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Mystery Solved : Link Between 'Monster larva' and Deep-water Aristeid Shrimp

Aug 28, 2012 08:08 AM EDT
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Cerataspis monstrosa, on the left, and Plesiopenaeus armatus, on the right
Cerataspis monstrosa, on the left, and Plesiopenaeus armatus, on the right
(Photo : George Washington University )

A researcher from George Washington University has solved a 200-year-old mystery about the origns of 'monster' larva Cerataspis monstrosa by cracking its DNA.

Based on genetic evidence, researcher Keith Crandall found how the larva found in the guts of other fish looked like in their adulthood. He revealed that the adult counterpart of the C. monstrosa is the deep-water aristeid shrimp known as Plesiopenaeus armatus.

"It's very exciting to have solved a nearly 200-year-old conundrum," Dr. Crandall said in a statement. "This was a project that involved having good luck with obtaining the sample, exceptional field knowledge to preserve the specimen and know that it was something special, outstanding state-of-the-art molecular and analytical tools to collect unique data that have only been available in the last 10 years to answer this question and to have an outstanding database of reference sequences to compare against."

It wasn't easy for the researchers to connect a link between the larva and the aristeid shrimp as both looked completely different. They said that the C. monstrosa had a thick body and was covered with armor and exceptional horn ornamentation. It was the preferred meal of predators like blackfin tuna, yellowfin and dolphins.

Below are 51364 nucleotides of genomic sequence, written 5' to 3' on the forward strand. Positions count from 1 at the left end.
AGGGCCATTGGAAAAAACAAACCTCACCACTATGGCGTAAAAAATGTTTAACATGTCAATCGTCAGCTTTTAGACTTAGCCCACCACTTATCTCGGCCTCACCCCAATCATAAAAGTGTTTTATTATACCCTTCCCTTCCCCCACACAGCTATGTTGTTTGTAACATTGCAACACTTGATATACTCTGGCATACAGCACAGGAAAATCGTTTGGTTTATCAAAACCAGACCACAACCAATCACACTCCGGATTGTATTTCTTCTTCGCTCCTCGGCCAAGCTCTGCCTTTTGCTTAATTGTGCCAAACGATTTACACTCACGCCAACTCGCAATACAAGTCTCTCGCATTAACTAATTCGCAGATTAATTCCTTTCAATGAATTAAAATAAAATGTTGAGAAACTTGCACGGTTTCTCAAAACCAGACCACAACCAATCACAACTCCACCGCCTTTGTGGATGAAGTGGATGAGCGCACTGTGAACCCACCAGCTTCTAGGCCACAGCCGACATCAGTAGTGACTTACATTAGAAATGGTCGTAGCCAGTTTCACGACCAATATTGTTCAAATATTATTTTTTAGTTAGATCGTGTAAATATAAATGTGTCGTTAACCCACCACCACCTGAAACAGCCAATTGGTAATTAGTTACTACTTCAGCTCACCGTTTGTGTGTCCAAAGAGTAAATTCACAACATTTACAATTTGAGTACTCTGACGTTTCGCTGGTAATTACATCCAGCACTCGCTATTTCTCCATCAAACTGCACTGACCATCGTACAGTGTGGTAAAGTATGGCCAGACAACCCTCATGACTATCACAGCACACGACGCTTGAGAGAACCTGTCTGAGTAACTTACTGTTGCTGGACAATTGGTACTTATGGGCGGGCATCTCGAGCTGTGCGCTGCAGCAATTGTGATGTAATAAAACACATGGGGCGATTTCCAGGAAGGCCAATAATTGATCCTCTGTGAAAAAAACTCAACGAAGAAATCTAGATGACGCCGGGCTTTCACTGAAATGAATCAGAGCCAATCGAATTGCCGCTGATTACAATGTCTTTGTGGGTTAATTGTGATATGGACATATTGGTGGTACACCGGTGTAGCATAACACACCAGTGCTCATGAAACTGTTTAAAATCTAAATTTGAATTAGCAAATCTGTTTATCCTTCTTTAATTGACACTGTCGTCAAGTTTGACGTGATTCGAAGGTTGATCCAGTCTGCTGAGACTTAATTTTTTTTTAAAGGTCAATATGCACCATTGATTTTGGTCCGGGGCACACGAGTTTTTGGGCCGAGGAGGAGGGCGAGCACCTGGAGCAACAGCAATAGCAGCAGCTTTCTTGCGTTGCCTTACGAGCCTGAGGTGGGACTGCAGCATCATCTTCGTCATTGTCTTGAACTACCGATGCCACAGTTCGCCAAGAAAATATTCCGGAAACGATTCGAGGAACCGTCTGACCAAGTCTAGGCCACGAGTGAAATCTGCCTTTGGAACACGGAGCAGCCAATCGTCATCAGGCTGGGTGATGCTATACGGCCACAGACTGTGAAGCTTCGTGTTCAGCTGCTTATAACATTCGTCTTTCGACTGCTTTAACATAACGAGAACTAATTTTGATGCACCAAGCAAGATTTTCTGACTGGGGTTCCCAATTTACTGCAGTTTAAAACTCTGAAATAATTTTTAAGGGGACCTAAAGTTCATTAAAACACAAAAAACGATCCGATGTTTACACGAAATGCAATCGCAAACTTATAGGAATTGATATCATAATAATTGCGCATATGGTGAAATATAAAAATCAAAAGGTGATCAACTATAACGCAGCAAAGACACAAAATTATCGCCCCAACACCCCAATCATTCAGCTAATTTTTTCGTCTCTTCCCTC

But the Plesiopenaeus armatus looked more like a crab or lobster which is very elusive. It had been a very difficult task for the researchers to search for the Plesiopenaeus armatus which calls the Atlantic Ocean its home. Earlier studies have suggested a link between the C. monstrosa and the deep-water shrimp, mainly the penaeoid shrimp.

Hence, experts compared the samples of DNA sequence belonging to the family of Aristeidae based on the data collected over the years. They found that the C. monstrosa and Plesiopenaeus armatus are one and the same.

"Because previous studies suggested an affinity between Cerataspis and penaeoid shrimp, and more specifically the family Aristeidae, we sampled heavily within these groups," Crandall said. 

Experts hope such studies will help in understanding the ecology of an organism.

The findings of the study are published in the journal "Ecology and Evolution."

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